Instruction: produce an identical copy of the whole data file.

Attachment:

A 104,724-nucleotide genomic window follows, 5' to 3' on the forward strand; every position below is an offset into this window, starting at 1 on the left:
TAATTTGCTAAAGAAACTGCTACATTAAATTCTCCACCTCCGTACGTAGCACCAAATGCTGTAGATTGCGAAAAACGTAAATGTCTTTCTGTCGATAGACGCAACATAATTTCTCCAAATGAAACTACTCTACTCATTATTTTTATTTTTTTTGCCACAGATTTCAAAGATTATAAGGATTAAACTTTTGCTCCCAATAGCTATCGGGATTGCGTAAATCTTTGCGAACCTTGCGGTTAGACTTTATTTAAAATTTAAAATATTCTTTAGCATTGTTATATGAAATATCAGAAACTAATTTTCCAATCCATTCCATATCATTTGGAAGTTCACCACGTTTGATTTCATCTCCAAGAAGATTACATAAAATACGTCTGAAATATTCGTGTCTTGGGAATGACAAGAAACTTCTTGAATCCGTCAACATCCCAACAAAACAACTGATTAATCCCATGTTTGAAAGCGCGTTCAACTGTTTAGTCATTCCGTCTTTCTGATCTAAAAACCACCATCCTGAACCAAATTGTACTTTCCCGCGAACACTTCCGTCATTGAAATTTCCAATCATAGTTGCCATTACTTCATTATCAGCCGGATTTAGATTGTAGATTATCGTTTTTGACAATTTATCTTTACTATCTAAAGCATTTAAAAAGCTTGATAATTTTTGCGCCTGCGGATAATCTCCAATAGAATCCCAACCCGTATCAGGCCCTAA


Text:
A 104,724-nucleotide genomic window follows, 5' to 3' on the forward strand; every position below is an offset into this window, starting at 1 on the left:
TAATTTGCTAAAGAAACTGCTACATTAAATTCTCCACCTCCGTACGTAGCACCAAATGCTGTAGATTGCGAAAAACGTAAATGTCTTTCTGTCGATAGACGCAACATAATTTCTCCAAATGAAACTACTCTACTCATTATTTTTATTTTTTTTGCCACAGATTTCAAAGATTATAAGGATTAAACTTTTGCTCCCAATAGCTATCGGGATTGCGTAAATCTTTGCGAACCTTGCGGTTAGACTTTATTTAAAATTTAAAATATTCTTTAGCATTGTTATATGAAATATCAGAAACTAATTTTCCAATCCATTCCATATCATTTGGAAGTTCACCACGTTTGATTTCATCTCCAAGAAGATTACATAAAATACGTCTGAAATATTCGTGTCTTGGGAATGACAAGAAACTTCTTGAATCCGTCAACATCCCAACAAAACAACTGATTAATCCCATGTTTGAAAGCGCGTTCAACTGTTTAGTCATTCCGTCTTTCTGATCTAAAAACCACCATCCTGAACCAAATTGTACTTTCCCGCGAACACTTCCGTCATTGAAATTTCCAATCATAGTTGCCATTACTTCATTATCAGCCGGATTTAGATTGTAGATTATCGTTTTTGACAATTTATCTTTACTATCTAAAGCATTTAAAAAGCTTGATAATTTTTGCGCCTGCGGATAATCTCCAATAGAATCCCAACCCGTATCAGGCCCTAA